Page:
JMS at 13
At some point in our history at JMS, someone wrote a headline for one of our clients. (Not a particularly spectacular opening line, I know, but bear with me for a paragraph, or two.) The brief was to recast a 30-year-old global technology brand as a vital, young software company, capable of competing with the likes of their smaller, younger Silicon Valley competition. The ad ran as a series of billboards on the 101, declaring to the start-up disruptors that our client was in the neighborhood, and there to compete.
The headline? “We start up every day.”
Just a line, of course. A solid interpretation of what we (as a creative company) are asked to do all the time. Meet the brief. Be smart. Be creative. Be memorable.
But as my own company’s age is now, also, in double-digit territory, I’m reminded of that line, and the intended truth of it—that to be great at what you do, to be vital, relevant, and valuable to the world, you have to do just that. Start up everyday.
That’s what I love about JMS. We are founded on helping our clients embrace, and make the most of constant change. We don’t rest on our laurels, or repeat the same old models defined by the creative agencies of the last century. That’s why, when we started 13 years ago, we didn’t want to be known as just an “agency,” hence the “S” in JMS.
As a studio, we’ve operated differently from day one. We treat our clients like partners. We make it a point to understand their business, and recognize that we are in business to leverage our creative talents in the service of what they need.
These past 13 years have been proof of that approach, every day. We’ve repositioned, redesigned, and relaunched global brands. We’ve weathered pandemics, won awards, cooked countless Thursday suppers, helped launch start-ups and transform blue chips. We’ve executed countless commercials, billboards, banner ads and social posts, sure, but we’ve also developed mobile games, AR/VR product tours and webinars, original content series, social newsrooms, executive thought leadership programs, influencer activations, and corporate culture initiatives.
We coded a cause-related social network within a retail website to activate and engage customers. We developed a web app that enabled kids to promote themselves, and receive funding for college from individual donors anywhere in the world. We created a rap battle to advertise networking equipment. We wrote and directed a musical parody that posed the question “was Thomas Alva Edison a d*ck?” We convinced the city of New York that a giant plexiglass cube full of old routers, switches, and cables was a public art piece. Of course all of this mayhem was driven by one primary objective: to provide value to our clients with surprising, engaging, smart, culturally relevant creative thinking in the service of their brand.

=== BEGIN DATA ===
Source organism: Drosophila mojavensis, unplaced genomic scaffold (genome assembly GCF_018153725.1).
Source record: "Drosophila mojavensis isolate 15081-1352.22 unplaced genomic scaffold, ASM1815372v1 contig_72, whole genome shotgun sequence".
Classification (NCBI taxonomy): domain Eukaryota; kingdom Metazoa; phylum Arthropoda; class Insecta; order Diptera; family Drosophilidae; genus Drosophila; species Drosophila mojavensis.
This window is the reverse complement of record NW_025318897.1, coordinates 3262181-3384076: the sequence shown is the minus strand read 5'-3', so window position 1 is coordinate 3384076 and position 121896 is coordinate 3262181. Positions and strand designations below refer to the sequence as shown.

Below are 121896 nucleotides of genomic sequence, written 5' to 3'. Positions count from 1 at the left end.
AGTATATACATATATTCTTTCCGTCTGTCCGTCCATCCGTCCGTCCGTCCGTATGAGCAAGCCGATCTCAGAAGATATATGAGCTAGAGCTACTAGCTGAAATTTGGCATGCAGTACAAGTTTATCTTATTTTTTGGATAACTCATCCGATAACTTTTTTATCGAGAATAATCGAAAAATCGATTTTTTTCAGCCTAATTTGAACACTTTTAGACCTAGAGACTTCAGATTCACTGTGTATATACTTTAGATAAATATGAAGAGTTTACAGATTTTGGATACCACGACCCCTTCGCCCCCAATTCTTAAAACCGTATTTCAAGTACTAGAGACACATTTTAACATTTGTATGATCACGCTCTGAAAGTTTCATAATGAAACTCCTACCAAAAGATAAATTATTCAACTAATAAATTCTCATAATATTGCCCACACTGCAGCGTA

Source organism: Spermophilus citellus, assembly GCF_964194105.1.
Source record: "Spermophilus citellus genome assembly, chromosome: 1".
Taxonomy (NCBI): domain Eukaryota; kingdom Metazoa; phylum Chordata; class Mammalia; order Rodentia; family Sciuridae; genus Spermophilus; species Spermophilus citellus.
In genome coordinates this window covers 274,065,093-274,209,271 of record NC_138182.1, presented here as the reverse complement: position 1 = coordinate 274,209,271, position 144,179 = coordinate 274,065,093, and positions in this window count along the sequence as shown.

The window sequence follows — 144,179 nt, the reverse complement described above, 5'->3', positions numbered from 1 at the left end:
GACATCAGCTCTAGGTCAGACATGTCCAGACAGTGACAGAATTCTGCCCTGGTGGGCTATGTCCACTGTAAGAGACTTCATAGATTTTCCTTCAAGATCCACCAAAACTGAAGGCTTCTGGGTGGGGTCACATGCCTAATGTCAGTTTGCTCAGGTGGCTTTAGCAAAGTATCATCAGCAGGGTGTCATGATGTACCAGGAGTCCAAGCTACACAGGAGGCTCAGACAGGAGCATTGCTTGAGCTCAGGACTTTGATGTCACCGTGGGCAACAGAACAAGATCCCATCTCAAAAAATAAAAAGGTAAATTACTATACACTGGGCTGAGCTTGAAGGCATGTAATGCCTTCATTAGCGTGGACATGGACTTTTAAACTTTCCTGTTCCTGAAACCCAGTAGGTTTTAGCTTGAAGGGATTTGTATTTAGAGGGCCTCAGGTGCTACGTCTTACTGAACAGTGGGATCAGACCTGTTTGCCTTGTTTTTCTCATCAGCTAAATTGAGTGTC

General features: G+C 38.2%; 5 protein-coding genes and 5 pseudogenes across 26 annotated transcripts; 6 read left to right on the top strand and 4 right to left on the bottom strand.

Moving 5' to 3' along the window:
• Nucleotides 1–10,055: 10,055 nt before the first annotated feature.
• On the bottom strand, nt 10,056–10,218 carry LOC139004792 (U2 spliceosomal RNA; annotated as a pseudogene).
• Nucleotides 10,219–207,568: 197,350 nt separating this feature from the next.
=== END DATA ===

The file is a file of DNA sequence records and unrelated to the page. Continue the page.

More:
That was the thing. We recognized early on that if our clients and partners needed us, regardless of the assignment, it was the most valuable thing we could do. As the saying goes “Everything is a chance to build a brand.”
Come to think of it, a slight addendum. Not actually “regardless of the assignment”.
There was a moment when Juul came to us in the early days of their existence. They were still owned by PAX, and not the marketing plutonium of a brand they are today. This was the early days of the California legalization heyday, and we were excited to talk to anyone associated with PAX. But after one or two meetings with the incredibly nice, stylish 20-30 somethings who were talking to us about the potential opportunity we had with Juul, we politely declined. I looked around at the faces of my people in the meeting as they were enthusiastically absorbing the opportunity, and then as the enthusiasm drained from their faces once they realized the product they’d be marketing. I knew in an instant, this was not a brand we could believe in, or work for.
It was my proudest moment at JMS.
So, after 13 years of passion, inspiration, ingenuity, effort, and accomplishment what’s next?
Honestly, more change. If that last two years has taught us anything, it’s that surprise is always just around the corner. Whether good or bad, change happens and those who fear or rail against it are doomed to be part of the past, not leading the future. So stay tuned as we consider the evolving world of hybrid work, content at scale, inclusivity and accessibility, brand transformation and Tik Tok swallowing the media world whole. There’s no doubt that the result will be surprising ideas, compelling work, new relationships, and no end to exciting possibilities.
Here’s to wherever we’ll go! Thank you, JMS.